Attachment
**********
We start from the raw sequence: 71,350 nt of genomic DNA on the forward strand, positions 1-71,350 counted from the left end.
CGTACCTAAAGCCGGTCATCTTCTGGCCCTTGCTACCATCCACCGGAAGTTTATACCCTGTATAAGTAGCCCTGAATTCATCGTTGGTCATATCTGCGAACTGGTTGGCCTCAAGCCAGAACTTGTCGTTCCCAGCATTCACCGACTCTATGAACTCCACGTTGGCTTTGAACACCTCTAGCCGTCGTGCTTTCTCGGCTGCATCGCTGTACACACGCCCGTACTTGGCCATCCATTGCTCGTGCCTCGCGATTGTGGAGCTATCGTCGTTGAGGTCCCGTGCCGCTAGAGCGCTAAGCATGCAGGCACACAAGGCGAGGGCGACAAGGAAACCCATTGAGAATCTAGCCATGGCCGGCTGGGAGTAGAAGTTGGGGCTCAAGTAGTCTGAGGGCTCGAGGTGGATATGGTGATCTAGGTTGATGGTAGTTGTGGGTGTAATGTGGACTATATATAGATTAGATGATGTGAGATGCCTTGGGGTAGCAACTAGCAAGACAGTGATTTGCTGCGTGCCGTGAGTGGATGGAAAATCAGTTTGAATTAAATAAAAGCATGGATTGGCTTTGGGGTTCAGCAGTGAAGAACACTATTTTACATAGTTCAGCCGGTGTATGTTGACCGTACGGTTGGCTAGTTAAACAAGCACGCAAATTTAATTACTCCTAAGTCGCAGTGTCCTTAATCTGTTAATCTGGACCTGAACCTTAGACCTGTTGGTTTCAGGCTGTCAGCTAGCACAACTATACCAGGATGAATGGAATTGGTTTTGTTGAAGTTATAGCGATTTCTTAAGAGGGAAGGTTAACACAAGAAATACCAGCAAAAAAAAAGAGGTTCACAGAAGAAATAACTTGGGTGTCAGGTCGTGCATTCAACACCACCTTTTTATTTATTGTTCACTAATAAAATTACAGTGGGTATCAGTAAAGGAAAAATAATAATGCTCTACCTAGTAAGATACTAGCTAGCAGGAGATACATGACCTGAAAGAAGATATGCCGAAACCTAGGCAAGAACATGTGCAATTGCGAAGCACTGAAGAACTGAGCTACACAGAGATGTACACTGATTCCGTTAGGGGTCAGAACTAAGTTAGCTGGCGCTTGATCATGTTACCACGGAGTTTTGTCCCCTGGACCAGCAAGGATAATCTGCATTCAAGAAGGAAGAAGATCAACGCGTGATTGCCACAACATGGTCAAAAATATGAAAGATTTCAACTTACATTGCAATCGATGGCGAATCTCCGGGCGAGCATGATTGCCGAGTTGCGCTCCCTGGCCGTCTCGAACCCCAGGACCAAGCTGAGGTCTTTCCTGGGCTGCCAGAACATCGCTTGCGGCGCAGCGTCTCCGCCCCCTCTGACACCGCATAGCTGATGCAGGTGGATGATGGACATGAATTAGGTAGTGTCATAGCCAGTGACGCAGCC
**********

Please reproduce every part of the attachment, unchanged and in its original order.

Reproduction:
We start from the raw sequence: 71,350 nt of genomic DNA on the forward strand, positions 1-71,350 counted from the left end.
CGTACCTAAAGCCGGTCATCTTCTGGCCCTTGCTACCATCCACCGGAAGTTTATACCCTGTATAAGTAGCCCTGAATTCATCGTTGGTCATATCTGCGAACTGGTTGGCCTCAAGCCAGAACTTGTCGTTCCCAGCATTCACCGACTCTATGAACTCCACGTTGGCTTTGAACACCTCTAGCCGTCGTGCTTTCTCGGCTGCATCGCTGTACACACGCCCGTACTTGGCCATCCATTGCTCGTGCCTCGCGATTGTGGAGCTATCGTCGTTGAGGTCCCGTGCCGCTAGAGCGCTAAGCATGCAGGCACACAAGGCGAGGGCGACAAGGAAACCCATTGAGAATCTAGCCATGGCCGGCTGGGAGTAGAAGTTGGGGCTCAAGTAGTCTGAGGGCTCGAGGTGGATATGGTGATCTAGGTTGATGGTAGTTGTGGGTGTAATGTGGACTATATATAGATTAGATGATGTGAGATGCCTTGGGGTAGCAACTAGCAAGACAGTGATTTGCTGCGTGCCGTGAGTGGATGGAAAATCAGTTTGAATTAAATAAAAGCATGGATTGGCTTTGGGGTTCAGCAGTGAAGAACACTATTTTACATAGTTCAGCCGGTGTATGTTGACCGTACGGTTGGCTAGTTAAACAAGCACGCAAATTTAATTACTCCTAAGTCGCAGTGTCCTTAATCTGTTAATCTGGACCTGAACCTTAGACCTGTTGGTTTCAGGCTGTCAGCTAGCACAACTATACCAGGATGAATGGAATTGGTTTTGTTGAAGTTATAGCGATTTCTTAAGAGGGAAGGTTAACACAAGAAATACCAGCAAAAAAAAAGAGGTTCACAGAAGAAATAACTTGGGTGTCAGGTCGTGCATTCAACACCACCTTTTTATTTATTGTTCACTAATAAAATTACAGTGGGTATCAGTAAAGGAAAAATAATAATGCTCTACCTAGTAAGATACTAGCTAGCAGGAGATACATGACCTGAAAGAAGATATGCCGAAACCTAGGCAAGAACATGTGCAATTGCGAAGCACTGAAGAACTGAGCTACACAGAGATGTACACTGATTCCGTTAGGGGTCAGAACTAAGTTAGCTGGCGCTTGATCATGTTACCACGGAGTTTTGTCCCCTGGACCAGCAAGGATAATCTGCATTCAAGAAGGAAGAAGATCAACGCGTGATTGCCACAACATGGTCAAAAATATGAAAGATTTCAACTTACATTGCAATCGATGGCGAATCTCCGGGCGAGCATGATTGCCGAGTTGCGCTCCCTGGCCGTCTCGAACCCCAGGACCAAGCTGAGGTCTTTCCTGGGCTGCCAGAACATCGCTTGCGGCGCAGCGTCTCCGCCCCCTCTGACACCGCATAGCTGATGCAGGTGGATGATGGACATGAATTAGGTAGTGTCATAGCCAGTGACGCAGCC